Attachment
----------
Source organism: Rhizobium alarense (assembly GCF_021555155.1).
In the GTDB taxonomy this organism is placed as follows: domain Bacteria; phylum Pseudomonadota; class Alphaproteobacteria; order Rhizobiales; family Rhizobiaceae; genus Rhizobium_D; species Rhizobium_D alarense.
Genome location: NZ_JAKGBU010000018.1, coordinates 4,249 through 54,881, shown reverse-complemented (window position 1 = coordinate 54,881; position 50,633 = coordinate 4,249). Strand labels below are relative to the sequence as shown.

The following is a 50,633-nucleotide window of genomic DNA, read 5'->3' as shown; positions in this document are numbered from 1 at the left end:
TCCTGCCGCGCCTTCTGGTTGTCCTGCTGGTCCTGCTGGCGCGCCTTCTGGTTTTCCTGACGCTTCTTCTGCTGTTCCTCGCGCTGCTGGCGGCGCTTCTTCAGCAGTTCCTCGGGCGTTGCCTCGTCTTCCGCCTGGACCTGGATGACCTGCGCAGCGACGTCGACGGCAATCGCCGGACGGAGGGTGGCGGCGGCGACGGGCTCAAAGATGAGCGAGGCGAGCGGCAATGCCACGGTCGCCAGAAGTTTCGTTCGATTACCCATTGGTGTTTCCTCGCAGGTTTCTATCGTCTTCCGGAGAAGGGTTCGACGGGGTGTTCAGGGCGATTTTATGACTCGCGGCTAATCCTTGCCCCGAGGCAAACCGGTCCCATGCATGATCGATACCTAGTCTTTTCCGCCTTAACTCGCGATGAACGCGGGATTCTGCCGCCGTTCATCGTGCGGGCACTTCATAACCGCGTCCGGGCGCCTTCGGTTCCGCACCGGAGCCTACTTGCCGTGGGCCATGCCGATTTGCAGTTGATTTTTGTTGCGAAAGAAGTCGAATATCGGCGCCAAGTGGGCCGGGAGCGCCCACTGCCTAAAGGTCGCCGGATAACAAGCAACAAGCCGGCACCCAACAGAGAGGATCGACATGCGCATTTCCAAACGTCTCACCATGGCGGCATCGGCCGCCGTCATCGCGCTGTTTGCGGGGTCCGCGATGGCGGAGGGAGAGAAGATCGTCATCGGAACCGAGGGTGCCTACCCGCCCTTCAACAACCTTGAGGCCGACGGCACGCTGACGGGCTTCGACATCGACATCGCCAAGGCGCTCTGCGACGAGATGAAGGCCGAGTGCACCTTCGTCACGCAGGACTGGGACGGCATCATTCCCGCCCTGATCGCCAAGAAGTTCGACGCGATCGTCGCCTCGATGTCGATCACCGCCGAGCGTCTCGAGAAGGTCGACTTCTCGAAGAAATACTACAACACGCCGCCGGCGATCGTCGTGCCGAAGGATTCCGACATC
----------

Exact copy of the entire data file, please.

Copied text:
Source organism: Rhizobium alarense (assembly GCF_021555155.1).
In the GTDB taxonomy this organism is placed as follows: domain Bacteria; phylum Pseudomonadota; class Alphaproteobacteria; order Rhizobiales; family Rhizobiaceae; genus Rhizobium_D; species Rhizobium_D alarense.
Genome location: NZ_JAKGBU010000018.1, coordinates 4,249 through 54,881, shown reverse-complemented (window position 1 = coordinate 54,881; position 50,633 = coordinate 4,249). Strand labels below are relative to the sequence as shown.

The following is a 50,633-nucleotide window of genomic DNA, read 5'->3' as shown; positions in this document are numbered from 1 at the left end:
TCCTGCCGCGCCTTCTGGTTGTCCTGCTGGTCCTGCTGGCGCGCCTTCTGGTTTTCCTGACGCTTCTTCTGCTGTTCCTCGCGCTGCTGGCGGCGCTTCTTCAGCAGTTCCTCGGGCGTTGCCTCGTCTTCCGCCTGGACCTGGATGACCTGCGCAGCGACGTCGACGGCAATCGCCGGACGGAGGGTGGCGGCGGCGACGGGCTCAAAGATGAGCGAGGCGAGCGGCAATGCCACGGTCGCCAGAAGTTTCGTTCGATTACCCATTGGTGTTTCCTCGCAGGTTTCTATCGTCTTCCGGAGAAGGGTTCGACGGGGTGTTCAGGGCGATTTTATGACTCGCGGCTAATCCTTGCCCCGAGGCAAACCGGTCCCATGCATGATCGATACCTAGTCTTTTCCGCCTTAACTCGCGATGAACGCGGGATTCTGCCGCCGTTCATCGTGCGGGCACTTCATAACCGCGTCCGGGCGCCTTCGGTTCCGCACCGGAGCCTACTTGCCGTGGGCCATGCCGATTTGCAGTTGATTTTTGTTGCGAAAGAAGTCGAATATCGGCGCCAAGTGGGCCGGGAGCGCCCACTGCCTAAAGGTCGCCGGATAACAAGCAACAAGCCGGCACCCAACAGAGAGGATCGACATGCGCATTTCCAAACGTCTCACCATGGCGGCATCGGCCGCCGTCATCGCGCTGTTTGCGGGGTCCGCGATGGCGGAGGGAGAGAAGATCGTCATCGGAACCGAGGGTGCCTACCCGCCCTTCAACAACCTTGAGGCCGACGGCACGCTGACGGGCTTCGACATCGACATCGCCAAGGCGCTCTGCGACGAGATGAAGGCCGAGTGCACCTTCGTCACGCAGGACTGGGACGGCATCATTCCCGCCCTGATCGCCAAGAAGTTCGACGCGATCGTCGCCTCGATGTCGATCACCGCCGAGCGTCTCGAGAAGGTCGACTTCTCGAAGAAATACTACAACACGCCGCCGGCGATCGTCGTGCCGAAGGATTCCGACATC